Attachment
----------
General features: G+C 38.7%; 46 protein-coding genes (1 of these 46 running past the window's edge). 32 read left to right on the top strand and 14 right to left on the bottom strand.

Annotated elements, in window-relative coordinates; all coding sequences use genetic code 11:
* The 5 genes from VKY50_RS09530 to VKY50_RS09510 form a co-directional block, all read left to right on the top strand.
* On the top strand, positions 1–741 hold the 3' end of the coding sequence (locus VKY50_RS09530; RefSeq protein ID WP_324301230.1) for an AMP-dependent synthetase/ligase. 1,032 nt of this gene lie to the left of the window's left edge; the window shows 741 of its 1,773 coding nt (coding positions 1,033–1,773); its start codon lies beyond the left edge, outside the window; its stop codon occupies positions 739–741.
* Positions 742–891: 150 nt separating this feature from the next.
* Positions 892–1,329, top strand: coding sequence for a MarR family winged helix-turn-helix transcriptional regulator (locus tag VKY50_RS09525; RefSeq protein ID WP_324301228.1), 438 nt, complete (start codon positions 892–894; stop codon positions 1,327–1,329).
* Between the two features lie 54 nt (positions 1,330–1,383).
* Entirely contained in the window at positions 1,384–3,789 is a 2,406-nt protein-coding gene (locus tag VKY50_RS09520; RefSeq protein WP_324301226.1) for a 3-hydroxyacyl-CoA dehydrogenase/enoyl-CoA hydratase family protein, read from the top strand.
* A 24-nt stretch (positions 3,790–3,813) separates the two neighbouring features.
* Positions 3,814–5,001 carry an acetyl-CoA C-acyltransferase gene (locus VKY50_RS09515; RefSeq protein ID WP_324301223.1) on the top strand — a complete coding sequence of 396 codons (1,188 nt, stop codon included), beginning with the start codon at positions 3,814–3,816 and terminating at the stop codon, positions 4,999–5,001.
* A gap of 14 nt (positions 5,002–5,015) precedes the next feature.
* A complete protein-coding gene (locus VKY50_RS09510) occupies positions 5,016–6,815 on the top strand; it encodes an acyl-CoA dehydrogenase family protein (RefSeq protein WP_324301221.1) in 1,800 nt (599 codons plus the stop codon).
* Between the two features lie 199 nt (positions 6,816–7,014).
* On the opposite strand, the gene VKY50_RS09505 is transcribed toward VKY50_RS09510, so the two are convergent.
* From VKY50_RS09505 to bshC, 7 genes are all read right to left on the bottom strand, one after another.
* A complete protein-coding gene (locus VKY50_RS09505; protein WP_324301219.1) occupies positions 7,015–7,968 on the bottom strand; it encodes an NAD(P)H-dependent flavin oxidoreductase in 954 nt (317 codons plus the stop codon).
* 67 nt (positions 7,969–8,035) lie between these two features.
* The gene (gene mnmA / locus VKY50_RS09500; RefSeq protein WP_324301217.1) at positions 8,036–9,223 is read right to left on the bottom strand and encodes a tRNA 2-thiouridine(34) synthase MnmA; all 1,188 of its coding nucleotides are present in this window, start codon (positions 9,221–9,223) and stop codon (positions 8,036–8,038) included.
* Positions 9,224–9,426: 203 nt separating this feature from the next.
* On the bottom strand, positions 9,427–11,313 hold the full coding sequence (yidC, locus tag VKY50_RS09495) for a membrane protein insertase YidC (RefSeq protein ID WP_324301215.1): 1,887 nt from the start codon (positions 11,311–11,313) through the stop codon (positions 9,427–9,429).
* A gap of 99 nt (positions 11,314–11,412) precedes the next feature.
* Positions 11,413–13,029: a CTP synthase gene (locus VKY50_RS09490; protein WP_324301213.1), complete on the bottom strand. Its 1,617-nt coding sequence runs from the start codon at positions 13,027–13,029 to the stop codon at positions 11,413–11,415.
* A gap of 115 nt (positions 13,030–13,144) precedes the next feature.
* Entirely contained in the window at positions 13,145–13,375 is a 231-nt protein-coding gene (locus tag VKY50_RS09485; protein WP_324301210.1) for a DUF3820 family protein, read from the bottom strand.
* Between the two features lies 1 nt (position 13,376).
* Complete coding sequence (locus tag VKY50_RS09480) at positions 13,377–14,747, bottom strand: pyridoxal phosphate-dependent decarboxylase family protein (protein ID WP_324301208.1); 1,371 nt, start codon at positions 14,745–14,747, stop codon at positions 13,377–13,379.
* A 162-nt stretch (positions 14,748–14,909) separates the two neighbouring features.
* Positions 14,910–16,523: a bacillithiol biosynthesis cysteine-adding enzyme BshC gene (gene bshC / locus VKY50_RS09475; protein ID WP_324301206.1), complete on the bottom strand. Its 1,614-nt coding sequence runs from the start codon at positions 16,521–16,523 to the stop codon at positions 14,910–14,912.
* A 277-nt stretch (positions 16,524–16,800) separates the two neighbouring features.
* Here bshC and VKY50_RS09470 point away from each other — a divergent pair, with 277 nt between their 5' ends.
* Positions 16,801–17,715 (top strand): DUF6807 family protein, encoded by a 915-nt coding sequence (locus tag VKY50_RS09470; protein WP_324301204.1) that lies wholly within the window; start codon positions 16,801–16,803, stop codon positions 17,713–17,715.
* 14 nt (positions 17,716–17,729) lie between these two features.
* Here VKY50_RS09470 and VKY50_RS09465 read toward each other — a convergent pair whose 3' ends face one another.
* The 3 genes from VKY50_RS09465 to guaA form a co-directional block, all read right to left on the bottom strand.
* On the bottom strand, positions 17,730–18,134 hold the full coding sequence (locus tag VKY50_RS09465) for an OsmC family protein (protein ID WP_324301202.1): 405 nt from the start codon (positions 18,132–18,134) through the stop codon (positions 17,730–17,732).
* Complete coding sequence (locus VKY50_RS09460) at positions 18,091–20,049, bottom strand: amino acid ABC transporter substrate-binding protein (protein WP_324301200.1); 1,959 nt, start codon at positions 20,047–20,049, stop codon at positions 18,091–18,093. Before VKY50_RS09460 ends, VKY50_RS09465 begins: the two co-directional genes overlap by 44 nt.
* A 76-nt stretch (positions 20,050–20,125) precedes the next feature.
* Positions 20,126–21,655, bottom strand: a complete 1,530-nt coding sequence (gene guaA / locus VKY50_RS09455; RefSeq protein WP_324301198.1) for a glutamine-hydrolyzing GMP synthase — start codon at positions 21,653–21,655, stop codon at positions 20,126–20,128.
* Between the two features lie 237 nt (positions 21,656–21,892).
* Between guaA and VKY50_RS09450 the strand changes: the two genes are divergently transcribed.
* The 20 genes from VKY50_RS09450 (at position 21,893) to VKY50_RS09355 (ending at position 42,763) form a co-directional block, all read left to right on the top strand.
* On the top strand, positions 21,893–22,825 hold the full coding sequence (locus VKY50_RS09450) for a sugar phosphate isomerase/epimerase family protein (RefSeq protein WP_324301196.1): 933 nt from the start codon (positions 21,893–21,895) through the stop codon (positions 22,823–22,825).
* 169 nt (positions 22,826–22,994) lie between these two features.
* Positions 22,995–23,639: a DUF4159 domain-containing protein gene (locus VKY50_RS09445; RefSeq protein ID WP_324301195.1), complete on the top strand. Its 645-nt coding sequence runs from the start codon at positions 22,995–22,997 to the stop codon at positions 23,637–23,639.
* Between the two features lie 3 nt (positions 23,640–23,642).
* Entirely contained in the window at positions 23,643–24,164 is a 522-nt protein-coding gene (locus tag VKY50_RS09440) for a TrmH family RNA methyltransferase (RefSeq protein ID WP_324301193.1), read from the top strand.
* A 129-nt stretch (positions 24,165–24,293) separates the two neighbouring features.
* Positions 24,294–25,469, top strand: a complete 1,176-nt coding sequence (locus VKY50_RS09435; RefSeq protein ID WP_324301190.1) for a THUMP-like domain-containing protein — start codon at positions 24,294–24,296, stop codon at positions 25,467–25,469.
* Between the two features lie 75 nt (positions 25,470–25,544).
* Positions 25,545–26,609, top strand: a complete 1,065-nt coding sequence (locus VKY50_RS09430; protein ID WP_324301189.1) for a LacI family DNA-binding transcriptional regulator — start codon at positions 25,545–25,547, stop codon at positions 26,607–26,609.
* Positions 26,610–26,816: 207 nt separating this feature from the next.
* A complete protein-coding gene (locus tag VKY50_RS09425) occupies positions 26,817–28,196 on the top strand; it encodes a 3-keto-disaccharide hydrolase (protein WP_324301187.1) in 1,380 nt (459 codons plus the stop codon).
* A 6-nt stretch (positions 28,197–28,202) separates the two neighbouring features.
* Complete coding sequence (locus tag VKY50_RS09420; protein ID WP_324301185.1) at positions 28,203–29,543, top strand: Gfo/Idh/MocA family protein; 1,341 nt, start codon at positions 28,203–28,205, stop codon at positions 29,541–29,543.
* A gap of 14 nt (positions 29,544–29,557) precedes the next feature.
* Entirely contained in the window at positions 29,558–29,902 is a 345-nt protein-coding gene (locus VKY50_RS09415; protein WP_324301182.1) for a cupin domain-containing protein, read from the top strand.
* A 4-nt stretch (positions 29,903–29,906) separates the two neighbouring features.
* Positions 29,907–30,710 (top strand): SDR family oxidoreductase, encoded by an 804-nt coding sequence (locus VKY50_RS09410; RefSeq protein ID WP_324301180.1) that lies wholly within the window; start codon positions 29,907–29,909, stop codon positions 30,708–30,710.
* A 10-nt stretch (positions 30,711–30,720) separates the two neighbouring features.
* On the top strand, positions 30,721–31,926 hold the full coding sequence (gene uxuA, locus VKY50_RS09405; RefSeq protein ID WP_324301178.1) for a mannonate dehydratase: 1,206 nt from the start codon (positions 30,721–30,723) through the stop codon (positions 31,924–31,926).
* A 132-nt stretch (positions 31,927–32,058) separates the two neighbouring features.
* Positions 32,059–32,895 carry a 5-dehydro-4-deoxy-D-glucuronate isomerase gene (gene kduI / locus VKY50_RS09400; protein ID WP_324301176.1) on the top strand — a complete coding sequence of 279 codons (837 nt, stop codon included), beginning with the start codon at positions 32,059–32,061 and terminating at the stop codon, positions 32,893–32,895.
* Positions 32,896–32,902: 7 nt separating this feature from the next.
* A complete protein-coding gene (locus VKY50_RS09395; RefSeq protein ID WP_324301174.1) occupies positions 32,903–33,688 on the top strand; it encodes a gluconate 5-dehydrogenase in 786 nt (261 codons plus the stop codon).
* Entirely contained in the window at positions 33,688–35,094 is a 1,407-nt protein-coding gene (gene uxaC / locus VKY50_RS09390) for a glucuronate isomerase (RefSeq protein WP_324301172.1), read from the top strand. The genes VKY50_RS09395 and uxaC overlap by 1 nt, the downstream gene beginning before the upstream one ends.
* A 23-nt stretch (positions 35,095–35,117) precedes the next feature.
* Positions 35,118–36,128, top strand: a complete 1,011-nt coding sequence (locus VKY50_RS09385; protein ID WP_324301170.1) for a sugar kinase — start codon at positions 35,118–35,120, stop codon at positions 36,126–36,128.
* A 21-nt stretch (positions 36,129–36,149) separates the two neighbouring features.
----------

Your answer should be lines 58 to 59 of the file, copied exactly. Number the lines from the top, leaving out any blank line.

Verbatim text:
* Positions 29,907–30,710 (top strand): SDR family oxidoreductase, encoded by an 804-nt coding sequence (locus VKY50_RS09410; RefSeq protein ID WP_324301180.1) that lies wholly within the window; start codon positions 29,907–29,909, stop codon positions 30,708–30,710.
* A 10-nt stretch (positions 30,711–30,720) separates the two neighbouring features.